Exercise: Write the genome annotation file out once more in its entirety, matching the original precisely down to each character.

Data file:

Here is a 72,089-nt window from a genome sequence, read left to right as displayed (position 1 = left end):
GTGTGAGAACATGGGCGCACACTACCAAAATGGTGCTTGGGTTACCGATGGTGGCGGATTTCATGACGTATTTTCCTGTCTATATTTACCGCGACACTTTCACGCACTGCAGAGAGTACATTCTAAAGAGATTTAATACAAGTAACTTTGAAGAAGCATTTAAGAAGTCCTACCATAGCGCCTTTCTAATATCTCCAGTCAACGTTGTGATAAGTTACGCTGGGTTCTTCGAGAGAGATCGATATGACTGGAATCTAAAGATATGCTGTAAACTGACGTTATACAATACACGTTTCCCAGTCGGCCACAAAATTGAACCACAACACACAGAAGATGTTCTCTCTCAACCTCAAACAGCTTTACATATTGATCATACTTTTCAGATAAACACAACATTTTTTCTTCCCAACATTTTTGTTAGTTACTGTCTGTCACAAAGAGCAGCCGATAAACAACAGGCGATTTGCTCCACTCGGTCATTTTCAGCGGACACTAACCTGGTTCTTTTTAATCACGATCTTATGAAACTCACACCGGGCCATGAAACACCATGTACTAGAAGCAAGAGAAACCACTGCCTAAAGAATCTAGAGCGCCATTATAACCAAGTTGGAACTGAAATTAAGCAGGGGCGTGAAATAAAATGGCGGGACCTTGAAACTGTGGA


Here is a 72,089-nt window from a genome sequence, read left to right as displayed (position 1 = left end):
GTGTGAGAACATGGGCGCACACTACCAAAATGGTGCTTGGGTTACCGATGGTGGCGGATTTCATGACGTATTTTCCTGTCTATATTTACCGCGACACTTTCACGCACTGCAGAGAGTACATTCTAAAGAGATTTAATACAAGTAACTTTGAAGAAGCATTTAAGAAGTCCTACCATAGCGCCTTTCTAATATCTCCAGTCAACGTTGTGATAAGTTACGCTGGGTTCTTCGAGAGAGATCGATATGACTGGAATCTAAAGATATGCTGTAAACTGACGTTATACAATACACGTTTCCCAGTCGGCCACAAAATTGAACCACAACACACAGAAGATGTTCTCTCTCAACCTCAAACAGCTTTACATATTGATCATACTTTTCAGATAAACACAACATTTTTTCTTCCCAACATTTTTGTTAGTTACTGTCTGTCACAAAGAGCAGCCGATAAACAACAGGCGATTTGCTCCACTCGGTCATTTTCAGCGGACACTAACCTGGTTCTTTTTAATCACGATCTTATGAAACTCACACCGGGCCATGAAACACCATGTACTAGAAGCAAGAGAAACCACTGCCTAAAGAATCTAGAGCGCCATTATAACCAAGTTGGAACTGAAATTAAGCAGGGGCGTGAAATAAAATGGCGGGACCTTGAAACTGTGGA